Sovereignty also trumps any other argument for why America should engage in a project. Open borders are unacceptable because they jeopardize security and undermine the idea of citizenship — in spite of the Left’s moral preening and libertarian demands for unrestricted labor. International trade agreements are unacceptable if they interfere with America’s ability to run an economy that puts the average worker first. Trans-national alliances are unacceptable if protected countries don’t pay their fair share while American military power is stretched beyond reason — in spite of calls for America to serve as the world’s policeman.
A Belief In An Organic American National Identity
Many politicians and public figures like to say America was founded on abstract ideas rather than any culture or identity. Laura Ingraham’s speech rebutted that argument with the claim that Americans are connected by more than mere ideas. “It belongs to us… It’s where our dead are buried,” she said in her convention address. That sentence indicates that an American identity, as articulated by nationalists, would emphasize the shared history, language, culture and values of the people who have lived here long enough for their dead to rest here. All nationalisms are animated by this impulse, and the identity articulated by American nationalists would be no different.
Along with security concerns, mass immigration would be criticized from this angle for its potential to overturn the ties that bind American society.
Order In The Homeland
Prior to the 2016 campaign, the Republican Party appeared to be on the path of backtracking from its reputation as the party of law and order by embracing criminal justice reform. Trump has changed things a bit. The argument among Republicans for enacting criminal justice reform was that it offered the party a chance to make inroads to minority communities. With the current tumult in our country, Trump has made it clear that he thinks the safety of our citizens is more important than any possible gain at the polls. His open admiration of law enforcement also expresses the view that order at home is a priority, and nothing should get in the way of achieving it.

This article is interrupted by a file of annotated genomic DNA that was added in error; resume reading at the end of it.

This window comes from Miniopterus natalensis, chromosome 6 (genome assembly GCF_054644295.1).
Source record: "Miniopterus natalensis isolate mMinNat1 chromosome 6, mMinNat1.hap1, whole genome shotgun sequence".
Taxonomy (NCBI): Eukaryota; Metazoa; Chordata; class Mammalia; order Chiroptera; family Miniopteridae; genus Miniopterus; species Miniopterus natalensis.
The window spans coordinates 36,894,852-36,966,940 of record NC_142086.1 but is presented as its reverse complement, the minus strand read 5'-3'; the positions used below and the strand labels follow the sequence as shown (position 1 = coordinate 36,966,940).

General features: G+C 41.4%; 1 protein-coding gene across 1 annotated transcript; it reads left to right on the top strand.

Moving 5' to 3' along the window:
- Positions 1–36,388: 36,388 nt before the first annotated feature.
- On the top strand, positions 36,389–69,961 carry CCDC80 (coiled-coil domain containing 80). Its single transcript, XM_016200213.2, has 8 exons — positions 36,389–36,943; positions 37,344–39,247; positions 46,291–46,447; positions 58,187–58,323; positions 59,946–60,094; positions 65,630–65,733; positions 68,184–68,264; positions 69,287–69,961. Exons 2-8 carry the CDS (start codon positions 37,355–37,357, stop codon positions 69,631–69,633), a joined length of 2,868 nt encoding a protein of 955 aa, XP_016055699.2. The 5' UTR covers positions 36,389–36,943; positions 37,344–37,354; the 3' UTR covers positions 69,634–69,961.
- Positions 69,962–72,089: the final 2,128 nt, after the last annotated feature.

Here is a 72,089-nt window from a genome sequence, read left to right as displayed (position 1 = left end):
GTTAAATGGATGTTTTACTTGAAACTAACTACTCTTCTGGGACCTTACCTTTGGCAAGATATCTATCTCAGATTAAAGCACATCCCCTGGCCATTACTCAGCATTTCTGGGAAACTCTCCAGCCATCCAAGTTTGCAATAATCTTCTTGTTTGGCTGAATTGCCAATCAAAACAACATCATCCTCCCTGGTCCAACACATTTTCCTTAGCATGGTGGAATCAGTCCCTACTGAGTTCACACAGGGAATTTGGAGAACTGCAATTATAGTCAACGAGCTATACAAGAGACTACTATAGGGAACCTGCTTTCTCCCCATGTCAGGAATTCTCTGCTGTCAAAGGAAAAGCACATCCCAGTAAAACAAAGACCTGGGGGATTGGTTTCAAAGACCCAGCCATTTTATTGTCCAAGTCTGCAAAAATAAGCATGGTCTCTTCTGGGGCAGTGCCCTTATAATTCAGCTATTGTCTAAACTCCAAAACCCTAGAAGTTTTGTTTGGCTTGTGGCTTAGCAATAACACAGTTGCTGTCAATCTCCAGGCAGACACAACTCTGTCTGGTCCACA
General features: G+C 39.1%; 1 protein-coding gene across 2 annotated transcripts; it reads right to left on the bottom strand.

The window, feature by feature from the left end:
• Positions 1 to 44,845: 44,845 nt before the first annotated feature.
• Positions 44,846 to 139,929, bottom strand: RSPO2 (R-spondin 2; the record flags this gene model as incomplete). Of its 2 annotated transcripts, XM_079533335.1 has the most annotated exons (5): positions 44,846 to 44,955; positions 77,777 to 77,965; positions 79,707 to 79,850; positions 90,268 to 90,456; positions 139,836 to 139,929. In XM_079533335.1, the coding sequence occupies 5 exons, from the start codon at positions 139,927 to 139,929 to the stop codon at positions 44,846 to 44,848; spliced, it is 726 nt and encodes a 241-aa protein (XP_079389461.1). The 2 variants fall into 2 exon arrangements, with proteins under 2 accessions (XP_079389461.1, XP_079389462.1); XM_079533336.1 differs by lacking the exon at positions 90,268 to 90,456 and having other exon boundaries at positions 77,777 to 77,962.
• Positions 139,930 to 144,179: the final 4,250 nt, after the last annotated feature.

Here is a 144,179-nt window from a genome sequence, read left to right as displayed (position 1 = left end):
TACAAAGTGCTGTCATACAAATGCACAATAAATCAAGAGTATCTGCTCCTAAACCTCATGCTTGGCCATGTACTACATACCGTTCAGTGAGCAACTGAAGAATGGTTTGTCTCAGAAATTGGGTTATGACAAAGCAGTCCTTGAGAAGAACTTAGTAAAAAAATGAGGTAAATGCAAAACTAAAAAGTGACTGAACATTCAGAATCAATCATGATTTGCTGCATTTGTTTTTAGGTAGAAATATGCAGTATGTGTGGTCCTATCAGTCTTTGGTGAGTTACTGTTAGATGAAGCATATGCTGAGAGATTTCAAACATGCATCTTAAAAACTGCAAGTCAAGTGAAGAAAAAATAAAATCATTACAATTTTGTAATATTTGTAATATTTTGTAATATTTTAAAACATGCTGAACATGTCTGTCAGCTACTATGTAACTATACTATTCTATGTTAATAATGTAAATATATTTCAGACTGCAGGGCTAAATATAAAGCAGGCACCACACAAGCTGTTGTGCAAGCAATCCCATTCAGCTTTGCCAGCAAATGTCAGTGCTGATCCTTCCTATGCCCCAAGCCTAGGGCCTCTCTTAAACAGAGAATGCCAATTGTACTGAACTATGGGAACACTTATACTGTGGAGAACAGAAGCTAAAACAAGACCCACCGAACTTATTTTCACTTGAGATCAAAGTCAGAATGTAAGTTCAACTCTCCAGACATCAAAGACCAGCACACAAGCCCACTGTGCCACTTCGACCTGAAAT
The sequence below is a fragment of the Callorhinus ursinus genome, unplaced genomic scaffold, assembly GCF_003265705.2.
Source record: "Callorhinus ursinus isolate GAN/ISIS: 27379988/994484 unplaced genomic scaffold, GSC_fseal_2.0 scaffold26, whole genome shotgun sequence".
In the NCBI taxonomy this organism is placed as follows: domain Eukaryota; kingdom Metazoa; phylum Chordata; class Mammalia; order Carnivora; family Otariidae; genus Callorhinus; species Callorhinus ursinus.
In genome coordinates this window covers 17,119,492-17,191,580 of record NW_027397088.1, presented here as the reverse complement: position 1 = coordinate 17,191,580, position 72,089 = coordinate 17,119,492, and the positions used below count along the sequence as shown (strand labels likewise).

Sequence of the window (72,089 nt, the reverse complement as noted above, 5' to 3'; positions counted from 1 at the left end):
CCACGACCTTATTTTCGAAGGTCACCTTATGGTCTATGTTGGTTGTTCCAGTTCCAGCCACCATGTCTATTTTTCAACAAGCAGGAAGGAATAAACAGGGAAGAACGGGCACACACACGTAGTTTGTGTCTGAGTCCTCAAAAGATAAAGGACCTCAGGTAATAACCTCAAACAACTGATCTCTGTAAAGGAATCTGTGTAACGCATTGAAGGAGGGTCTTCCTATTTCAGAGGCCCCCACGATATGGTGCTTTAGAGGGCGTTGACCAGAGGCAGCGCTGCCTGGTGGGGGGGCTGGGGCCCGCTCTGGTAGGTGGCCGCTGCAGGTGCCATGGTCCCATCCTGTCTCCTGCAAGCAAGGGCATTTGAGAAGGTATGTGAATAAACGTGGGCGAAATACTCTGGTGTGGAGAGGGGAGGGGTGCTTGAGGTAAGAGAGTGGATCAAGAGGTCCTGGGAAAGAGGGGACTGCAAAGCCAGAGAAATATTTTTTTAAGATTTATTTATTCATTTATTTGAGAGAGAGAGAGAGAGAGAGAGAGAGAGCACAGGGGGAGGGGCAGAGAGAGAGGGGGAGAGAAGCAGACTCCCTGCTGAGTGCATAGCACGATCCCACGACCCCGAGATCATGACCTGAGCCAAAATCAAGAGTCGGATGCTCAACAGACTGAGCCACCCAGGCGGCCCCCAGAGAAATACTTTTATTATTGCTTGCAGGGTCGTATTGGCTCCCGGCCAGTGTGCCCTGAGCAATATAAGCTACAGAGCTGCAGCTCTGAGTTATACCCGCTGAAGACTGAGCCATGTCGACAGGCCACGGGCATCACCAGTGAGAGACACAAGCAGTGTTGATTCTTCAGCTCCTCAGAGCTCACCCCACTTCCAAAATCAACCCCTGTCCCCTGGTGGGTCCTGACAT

Observers of Trump’s speech noted its distinct lack of religiosity. The New York Times’ resident conservative Ross Douthat dubbed it “Buchaninism without religion.” One RedState writer viewed it in the same light as Thiel’s speech and concluded “Trump’s New GOP Cheers Homosexuality And Boos God.” Both conservatives are right in seeing a secular drift in the Republican Party. Religion and appeals to God are likely to take a muted place in nationalist rhetoric, just like in America itself. Faith-driven issues like abortion and marriage will be pushed out of the way in favor of issues with less of a need for divine justification. The flag will take greater precedence than the cross for 21st century nationalists.
A Different Kind Of Culture Warfare
With the secular orientation in mind, it’s natural that nationalists won’t engage in the “fake culture wars” Thiel spoke of. But there would still be a kind of culture war engaged in by nationalists — one dealing with the intrusion of political correctness and multiculturalism. Debates over instituting hate speech laws and curriculum denigrating American historical figures would be more important to nationalist polemicists than which bathroom Caitlyn Jenner decides to use.